M. So what. There are stop-loss agreements in the financial world. Why couldn’t an SLI be thought of that way? Surely it can be.
Q. Of course, it can be, but that does not make it insurance because of the definition of the term insurance.
M. Okay, let’s look at the second point. I’m beginning to think you know more about this than I thought–more than you thought, too.
Q. Let’s go on. Grant me–please, just for the sake of argument–
that the SLI is not for the self-insured retention, but for the up-top, after all the retention is exceeded, the outside insurance has been exceeded, and ABC is paying its own tab. Is that SLI given how the idea works in the financial world?
M. I understand. Go on.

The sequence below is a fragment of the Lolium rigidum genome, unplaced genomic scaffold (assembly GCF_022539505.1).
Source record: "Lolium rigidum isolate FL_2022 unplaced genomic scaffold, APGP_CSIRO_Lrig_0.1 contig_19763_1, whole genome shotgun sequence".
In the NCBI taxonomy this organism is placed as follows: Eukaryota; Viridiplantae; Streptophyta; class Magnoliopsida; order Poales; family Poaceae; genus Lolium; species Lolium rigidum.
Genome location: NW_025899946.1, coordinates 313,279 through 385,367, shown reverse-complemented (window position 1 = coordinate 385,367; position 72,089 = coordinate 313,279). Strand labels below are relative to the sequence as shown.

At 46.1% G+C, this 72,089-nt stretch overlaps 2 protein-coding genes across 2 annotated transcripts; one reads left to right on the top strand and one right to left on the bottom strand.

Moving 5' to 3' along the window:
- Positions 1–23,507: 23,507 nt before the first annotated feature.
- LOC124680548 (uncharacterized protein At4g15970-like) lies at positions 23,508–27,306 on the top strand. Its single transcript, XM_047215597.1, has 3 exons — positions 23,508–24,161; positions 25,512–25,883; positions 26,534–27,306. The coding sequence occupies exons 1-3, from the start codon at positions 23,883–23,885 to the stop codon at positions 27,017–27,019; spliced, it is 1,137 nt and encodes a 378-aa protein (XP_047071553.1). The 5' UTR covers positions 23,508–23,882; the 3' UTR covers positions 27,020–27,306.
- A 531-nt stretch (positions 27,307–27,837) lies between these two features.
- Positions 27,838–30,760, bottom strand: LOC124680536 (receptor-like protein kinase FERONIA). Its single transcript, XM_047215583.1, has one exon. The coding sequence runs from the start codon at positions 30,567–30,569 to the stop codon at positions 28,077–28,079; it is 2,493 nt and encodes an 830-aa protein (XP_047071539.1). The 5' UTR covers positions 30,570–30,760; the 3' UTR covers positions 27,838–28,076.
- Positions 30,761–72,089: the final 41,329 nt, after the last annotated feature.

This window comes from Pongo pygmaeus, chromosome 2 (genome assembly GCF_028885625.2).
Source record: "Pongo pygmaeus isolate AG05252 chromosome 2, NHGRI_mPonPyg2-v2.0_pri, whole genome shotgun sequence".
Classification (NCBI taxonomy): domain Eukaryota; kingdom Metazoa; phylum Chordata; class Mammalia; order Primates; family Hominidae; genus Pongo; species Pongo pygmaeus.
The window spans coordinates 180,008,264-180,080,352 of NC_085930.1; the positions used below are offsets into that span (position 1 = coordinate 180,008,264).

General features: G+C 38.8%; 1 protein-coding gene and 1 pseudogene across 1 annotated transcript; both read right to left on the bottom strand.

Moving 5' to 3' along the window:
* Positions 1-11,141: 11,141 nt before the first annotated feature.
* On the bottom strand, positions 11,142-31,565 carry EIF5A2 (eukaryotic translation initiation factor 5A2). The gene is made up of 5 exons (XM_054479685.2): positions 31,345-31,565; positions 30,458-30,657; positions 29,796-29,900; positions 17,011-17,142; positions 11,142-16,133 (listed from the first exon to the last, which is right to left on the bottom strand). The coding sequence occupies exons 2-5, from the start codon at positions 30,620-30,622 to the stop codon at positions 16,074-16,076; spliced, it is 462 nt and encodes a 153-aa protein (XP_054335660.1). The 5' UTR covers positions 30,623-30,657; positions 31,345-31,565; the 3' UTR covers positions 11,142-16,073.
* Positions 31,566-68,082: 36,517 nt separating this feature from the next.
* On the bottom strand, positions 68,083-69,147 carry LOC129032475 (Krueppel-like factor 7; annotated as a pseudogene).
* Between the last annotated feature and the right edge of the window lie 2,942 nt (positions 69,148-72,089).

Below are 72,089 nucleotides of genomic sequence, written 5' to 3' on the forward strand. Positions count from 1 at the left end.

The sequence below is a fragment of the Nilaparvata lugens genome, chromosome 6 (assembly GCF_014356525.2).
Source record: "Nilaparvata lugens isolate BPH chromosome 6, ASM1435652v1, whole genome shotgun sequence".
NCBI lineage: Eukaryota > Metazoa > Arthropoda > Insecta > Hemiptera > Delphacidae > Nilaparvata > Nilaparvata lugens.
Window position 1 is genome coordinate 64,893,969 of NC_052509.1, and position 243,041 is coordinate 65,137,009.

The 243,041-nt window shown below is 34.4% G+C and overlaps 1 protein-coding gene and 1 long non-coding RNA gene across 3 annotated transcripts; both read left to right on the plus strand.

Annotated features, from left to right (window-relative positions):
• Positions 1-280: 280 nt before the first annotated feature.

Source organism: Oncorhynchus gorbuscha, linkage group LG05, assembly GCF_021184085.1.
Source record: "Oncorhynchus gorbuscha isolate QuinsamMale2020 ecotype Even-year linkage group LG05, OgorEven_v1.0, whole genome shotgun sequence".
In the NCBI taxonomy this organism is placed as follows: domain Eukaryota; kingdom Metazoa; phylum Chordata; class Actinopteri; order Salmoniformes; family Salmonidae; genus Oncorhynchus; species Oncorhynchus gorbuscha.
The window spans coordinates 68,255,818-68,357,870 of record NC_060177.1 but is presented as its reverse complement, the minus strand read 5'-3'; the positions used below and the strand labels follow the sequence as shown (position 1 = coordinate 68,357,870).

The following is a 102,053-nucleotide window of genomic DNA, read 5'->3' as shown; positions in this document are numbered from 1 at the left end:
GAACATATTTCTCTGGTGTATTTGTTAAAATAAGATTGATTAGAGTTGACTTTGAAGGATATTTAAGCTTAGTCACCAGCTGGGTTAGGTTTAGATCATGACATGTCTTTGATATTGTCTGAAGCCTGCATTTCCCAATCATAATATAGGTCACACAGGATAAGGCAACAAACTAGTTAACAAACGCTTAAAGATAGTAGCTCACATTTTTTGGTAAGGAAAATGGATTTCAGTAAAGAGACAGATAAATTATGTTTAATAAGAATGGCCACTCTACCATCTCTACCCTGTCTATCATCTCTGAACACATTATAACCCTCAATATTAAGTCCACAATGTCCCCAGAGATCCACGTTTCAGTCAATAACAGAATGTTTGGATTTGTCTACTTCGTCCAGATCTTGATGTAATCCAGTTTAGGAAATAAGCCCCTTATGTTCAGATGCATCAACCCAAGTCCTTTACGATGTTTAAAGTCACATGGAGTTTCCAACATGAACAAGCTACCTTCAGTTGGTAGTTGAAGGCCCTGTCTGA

Q. Isn’t ABC insuring itself where ever the SLI applies?
M. Can’t be because of the definition.
Q. What if ABC is a wholly-owned subsidiary of XYZ?
M. Don’t know. Probably depend on the relationship between the two. The same would be true if a real person owned ABC.
Q. Forget that then. What if both of them–the insurer and ABC called it SLI and thought about it that way?
M. The altered vocabularies of miscreants, the ignorant, the mad, and even sane, informed and honorable individuals or organizations do not change reality.
Q. But why shouldn’t a reality here reflect semantics, rather than the other way around? These are social relationships we are talking about–even if they are business relationships–not physics.
M. Semantic changes do not change relativity. They only change how we talk about it.
Q. And to some degree how we think about it.
M. Let’s look at the other point.
Q. I can’t remember what it was. Please remind me.